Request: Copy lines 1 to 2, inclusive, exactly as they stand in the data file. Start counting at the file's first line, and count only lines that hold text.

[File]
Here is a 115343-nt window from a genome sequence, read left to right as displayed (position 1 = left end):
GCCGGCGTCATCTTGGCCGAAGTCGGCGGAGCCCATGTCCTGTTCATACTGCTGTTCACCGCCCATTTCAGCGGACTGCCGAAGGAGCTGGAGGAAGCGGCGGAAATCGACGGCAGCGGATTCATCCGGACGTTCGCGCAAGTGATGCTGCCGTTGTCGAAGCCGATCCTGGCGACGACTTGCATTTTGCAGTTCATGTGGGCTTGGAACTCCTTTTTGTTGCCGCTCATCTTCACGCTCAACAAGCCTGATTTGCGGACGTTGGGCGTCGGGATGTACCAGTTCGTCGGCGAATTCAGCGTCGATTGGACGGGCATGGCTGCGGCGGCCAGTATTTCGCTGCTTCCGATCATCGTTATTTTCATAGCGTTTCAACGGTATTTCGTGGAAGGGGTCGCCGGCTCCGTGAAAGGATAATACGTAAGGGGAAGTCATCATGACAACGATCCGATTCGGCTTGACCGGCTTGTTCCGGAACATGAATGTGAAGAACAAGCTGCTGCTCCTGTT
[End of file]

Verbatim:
Here is a 115343-nt window from a genome sequence, read left to right as displayed (position 1 = left end):
GCCGGCGTCATCTTGGCCGAAGTCGGCGGAGCCCATGTCCTGTTCATACTGCTGTTCACCGCCCATTTCAGCGGACTGCCGAAGGAGCTGGAGGAAGCGGCGGAAATCGACGGCAGCGGATTCATCCGGACGTTCGCGCAAGTGATGCTGCCGTTGTCGAAGCCGATCCTGGCGACGACTTGCATTTTGCAGTTCATGTGGGCTTGGAACTCCTTTTTGTTGCCGCTCATCTTCACGCTCAACAAGCCTGATTTGCGGACGTTGGGCGTCGGGATGTACCAGTTCGTCGGCGAATTCAGCGTCGATTGGACGGGCATGGCTGCGGCGGCCAGTATTTCGCTGCTTCCGATCATCGTTATTTTCATAGCGTTTCAACGGTATTTCGTGGAAGGGGTCGCCGGCTCCGTGAAAGGATAATACGTAAGGGGAAGTCATCATGACAACGATCCGATTCGGCTTGACCGGCTTGTTCCGGAACATGAATGTGAAGAACAAGCTGCTGCTCCTGTT